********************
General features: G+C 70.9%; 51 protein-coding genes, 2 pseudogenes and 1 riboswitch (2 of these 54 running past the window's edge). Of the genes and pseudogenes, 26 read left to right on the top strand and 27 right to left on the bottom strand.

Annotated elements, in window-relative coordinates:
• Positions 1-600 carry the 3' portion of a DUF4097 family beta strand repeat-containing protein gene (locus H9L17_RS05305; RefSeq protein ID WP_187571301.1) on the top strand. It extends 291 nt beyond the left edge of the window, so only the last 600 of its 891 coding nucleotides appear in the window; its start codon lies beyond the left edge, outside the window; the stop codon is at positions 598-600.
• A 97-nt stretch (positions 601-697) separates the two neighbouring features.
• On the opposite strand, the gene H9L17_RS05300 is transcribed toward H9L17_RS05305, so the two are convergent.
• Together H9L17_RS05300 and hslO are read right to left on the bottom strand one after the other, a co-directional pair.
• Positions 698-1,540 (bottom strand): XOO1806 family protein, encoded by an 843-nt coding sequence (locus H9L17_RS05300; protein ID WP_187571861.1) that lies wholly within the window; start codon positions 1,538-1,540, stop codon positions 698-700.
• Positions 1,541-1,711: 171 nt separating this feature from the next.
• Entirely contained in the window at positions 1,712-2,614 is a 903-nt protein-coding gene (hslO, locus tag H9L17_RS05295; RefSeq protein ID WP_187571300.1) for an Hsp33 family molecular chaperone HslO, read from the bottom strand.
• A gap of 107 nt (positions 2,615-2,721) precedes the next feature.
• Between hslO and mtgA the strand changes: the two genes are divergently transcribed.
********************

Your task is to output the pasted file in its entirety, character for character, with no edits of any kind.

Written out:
General features: G+C 70.9%; 51 protein-coding genes, 2 pseudogenes and 1 riboswitch (2 of these 54 running past the window's edge). Of the genes and pseudogenes, 26 read left to right on the top strand and 27 right to left on the bottom strand.

Annotated elements, in window-relative coordinates:
• Positions 1-600 carry the 3' portion of a DUF4097 family beta strand repeat-containing protein gene (locus H9L17_RS05305; RefSeq protein ID WP_187571301.1) on the top strand. It extends 291 nt beyond the left edge of the window, so only the last 600 of its 891 coding nucleotides appear in the window; its start codon lies beyond the left edge, outside the window; the stop codon is at positions 598-600.
• A 97-nt stretch (positions 601-697) separates the two neighbouring features.
• On the opposite strand, the gene H9L17_RS05300 is transcribed toward H9L17_RS05305, so the two are convergent.
• Together H9L17_RS05300 and hslO are read right to left on the bottom strand one after the other, a co-directional pair.
• Positions 698-1,540 (bottom strand): XOO1806 family protein, encoded by an 843-nt coding sequence (locus H9L17_RS05300; protein ID WP_187571861.1) that lies wholly within the window; start codon positions 1,538-1,540, stop codon positions 698-700.
• Positions 1,541-1,711: 171 nt separating this feature from the next.
• Entirely contained in the window at positions 1,712-2,614 is a 903-nt protein-coding gene (hslO, locus tag H9L17_RS05295; RefSeq protein ID WP_187571300.1) for an Hsp33 family molecular chaperone HslO, read from the bottom strand.
• A gap of 107 nt (positions 2,615-2,721) precedes the next feature.
• Between hslO and mtgA the strand changes: the two genes are divergently transcribed.